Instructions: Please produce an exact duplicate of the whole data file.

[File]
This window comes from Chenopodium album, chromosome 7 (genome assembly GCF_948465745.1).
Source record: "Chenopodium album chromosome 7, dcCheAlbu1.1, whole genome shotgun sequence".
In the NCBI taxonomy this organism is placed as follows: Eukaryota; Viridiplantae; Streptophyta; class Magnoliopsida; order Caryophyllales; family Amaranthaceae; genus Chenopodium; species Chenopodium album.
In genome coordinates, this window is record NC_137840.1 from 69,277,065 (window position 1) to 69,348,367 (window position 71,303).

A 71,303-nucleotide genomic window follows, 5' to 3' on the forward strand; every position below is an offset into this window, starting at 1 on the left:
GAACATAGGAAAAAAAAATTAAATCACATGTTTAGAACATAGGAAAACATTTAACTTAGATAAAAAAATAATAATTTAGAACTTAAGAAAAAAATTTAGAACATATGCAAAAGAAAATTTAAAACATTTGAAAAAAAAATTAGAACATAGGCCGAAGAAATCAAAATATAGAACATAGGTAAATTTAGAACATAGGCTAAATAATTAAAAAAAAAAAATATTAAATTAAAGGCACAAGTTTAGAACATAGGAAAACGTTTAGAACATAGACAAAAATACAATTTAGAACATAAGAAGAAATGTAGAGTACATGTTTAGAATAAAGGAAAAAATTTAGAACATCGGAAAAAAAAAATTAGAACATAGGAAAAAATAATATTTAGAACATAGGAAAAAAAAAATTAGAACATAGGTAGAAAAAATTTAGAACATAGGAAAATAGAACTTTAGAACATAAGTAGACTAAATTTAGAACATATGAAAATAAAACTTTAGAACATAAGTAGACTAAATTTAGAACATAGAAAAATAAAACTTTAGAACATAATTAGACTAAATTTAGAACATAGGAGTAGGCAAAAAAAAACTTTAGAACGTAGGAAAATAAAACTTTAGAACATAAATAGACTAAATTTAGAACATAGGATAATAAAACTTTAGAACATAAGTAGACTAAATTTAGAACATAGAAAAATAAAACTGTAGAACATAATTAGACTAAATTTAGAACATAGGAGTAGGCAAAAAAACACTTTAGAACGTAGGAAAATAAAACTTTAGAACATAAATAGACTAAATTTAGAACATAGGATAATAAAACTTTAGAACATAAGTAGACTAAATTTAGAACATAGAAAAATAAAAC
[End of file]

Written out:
This window comes from Chenopodium album, chromosome 7 (genome assembly GCF_948465745.1).
Source record: "Chenopodium album chromosome 7, dcCheAlbu1.1, whole genome shotgun sequence".
In the NCBI taxonomy this organism is placed as follows: Eukaryota; Viridiplantae; Streptophyta; class Magnoliopsida; order Caryophyllales; family Amaranthaceae; genus Chenopodium; species Chenopodium album.
In genome coordinates, this window is record NC_137840.1 from 69,277,065 (window position 1) to 69,348,367 (window position 71,303).

A 71,303-nucleotide genomic window follows, 5' to 3' on the forward strand; every position below is an offset into this window, starting at 1 on the left:
GAACATAGGAAAAAAAAATTAAATCACATGTTTAGAACATAGGAAAACATTTAACTTAGATAAAAAAATAATAATTTAGAACTTAAGAAAAAAATTTAGAACATATGCAAAAGAAAATTTAAAACATTTGAAAAAAAAATTAGAACATAGGCCGAAGAAATCAAAATATAGAACATAGGTAAATTTAGAACATAGGCTAAATAATTAAAAAAAAAAAATATTAAATTAAAGGCACAAGTTTAGAACATAGGAAAACGTTTAGAACATAGACAAAAATACAATTTAGAACATAAGAAGAAATGTAGAGTACATGTTTAGAATAAAGGAAAAAATTTAGAACATCGGAAAAAAAAAATTAGAACATAGGAAAAAATAATATTTAGAACATAGGAAAAAAAAAATTAGAACATAGGTAGAAAAAATTTAGAACATAGGAAAATAGAACTTTAGAACATAAGTAGACTAAATTTAGAACATATGAAAATAAAACTTTAGAACATAAGTAGACTAAATTTAGAACATAGAAAAATAAAACTTTAGAACATAATTAGACTAAATTTAGAACATAGGAGTAGGCAAAAAAAAACTTTAGAACGTAGGAAAATAAAACTTTAGAACATAAATAGACTAAATTTAGAACATAGGATAATAAAACTTTAGAACATAAGTAGACTAAATTTAGAACATAGAAAAATAAAACTGTAGAACATAATTAGACTAAATTTAGAACATAGGAGTAGGCAAAAAAACACTTTAGAACGTAGGAAAATAAAACTTTAGAACATAAATAGACTAAATTTAGAACATAGGATAATAAAACTTTAGAACATAAGTAGACTAAATTTAGAACATAGAAAAATAAAAC